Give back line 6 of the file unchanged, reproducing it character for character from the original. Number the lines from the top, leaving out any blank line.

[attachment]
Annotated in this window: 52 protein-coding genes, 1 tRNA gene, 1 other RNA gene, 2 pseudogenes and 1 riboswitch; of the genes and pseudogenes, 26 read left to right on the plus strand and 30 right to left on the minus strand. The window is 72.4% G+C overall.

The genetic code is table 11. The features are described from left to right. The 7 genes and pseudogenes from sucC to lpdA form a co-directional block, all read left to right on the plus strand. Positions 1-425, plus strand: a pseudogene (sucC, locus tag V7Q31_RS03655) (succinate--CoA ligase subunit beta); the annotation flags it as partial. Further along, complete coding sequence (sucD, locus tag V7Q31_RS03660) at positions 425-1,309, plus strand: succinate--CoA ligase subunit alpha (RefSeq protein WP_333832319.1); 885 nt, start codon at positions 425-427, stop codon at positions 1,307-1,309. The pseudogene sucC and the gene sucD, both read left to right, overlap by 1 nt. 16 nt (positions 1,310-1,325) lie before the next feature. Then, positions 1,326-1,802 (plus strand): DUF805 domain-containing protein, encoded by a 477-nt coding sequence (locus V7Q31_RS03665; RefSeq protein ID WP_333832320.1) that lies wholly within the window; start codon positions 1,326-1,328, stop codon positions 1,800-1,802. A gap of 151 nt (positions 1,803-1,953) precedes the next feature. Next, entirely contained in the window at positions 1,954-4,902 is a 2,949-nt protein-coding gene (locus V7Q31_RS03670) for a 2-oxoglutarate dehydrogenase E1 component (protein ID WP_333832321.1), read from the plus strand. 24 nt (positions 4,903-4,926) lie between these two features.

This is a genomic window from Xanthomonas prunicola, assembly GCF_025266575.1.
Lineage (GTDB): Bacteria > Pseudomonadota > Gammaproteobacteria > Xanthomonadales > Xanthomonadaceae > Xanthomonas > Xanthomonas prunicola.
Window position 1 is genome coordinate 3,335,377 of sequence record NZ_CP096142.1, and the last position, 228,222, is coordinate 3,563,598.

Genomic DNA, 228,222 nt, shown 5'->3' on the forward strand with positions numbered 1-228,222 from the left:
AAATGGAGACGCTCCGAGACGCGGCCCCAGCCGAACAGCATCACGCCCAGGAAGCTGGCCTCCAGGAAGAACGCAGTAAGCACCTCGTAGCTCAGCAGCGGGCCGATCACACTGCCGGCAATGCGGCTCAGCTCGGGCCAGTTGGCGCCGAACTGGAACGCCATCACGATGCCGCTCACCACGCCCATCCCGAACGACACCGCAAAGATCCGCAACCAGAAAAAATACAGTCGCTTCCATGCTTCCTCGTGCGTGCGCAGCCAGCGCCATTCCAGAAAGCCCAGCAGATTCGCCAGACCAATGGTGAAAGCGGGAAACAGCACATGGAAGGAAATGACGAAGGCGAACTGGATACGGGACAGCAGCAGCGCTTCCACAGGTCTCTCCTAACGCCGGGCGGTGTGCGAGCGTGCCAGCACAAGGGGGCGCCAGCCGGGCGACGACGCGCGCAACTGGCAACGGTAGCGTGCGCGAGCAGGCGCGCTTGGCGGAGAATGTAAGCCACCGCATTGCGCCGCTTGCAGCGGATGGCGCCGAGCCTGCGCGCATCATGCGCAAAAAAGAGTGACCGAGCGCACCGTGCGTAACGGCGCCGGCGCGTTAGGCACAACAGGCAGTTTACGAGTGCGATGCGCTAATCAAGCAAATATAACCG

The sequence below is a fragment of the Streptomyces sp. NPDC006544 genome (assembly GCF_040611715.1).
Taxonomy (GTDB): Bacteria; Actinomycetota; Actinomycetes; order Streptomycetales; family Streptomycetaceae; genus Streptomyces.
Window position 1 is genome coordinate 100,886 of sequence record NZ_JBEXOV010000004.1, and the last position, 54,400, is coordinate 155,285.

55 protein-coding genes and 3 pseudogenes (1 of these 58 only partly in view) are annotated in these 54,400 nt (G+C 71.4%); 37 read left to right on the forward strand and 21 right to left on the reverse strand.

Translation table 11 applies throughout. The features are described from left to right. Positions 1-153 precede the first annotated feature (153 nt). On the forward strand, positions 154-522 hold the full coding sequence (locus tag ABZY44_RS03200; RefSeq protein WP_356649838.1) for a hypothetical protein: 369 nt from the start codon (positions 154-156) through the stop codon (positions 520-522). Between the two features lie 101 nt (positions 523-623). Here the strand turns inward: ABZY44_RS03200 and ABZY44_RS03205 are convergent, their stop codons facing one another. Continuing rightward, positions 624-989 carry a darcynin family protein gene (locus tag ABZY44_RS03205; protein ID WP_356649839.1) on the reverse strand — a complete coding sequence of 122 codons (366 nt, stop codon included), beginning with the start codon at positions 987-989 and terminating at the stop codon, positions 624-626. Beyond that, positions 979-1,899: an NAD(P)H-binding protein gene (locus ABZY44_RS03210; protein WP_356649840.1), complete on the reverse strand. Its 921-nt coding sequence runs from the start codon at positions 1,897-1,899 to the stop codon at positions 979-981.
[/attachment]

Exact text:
Genomic DNA, 228,222 nt, shown 5'->3' on the forward strand with positions numbered 1-228,222 from the left: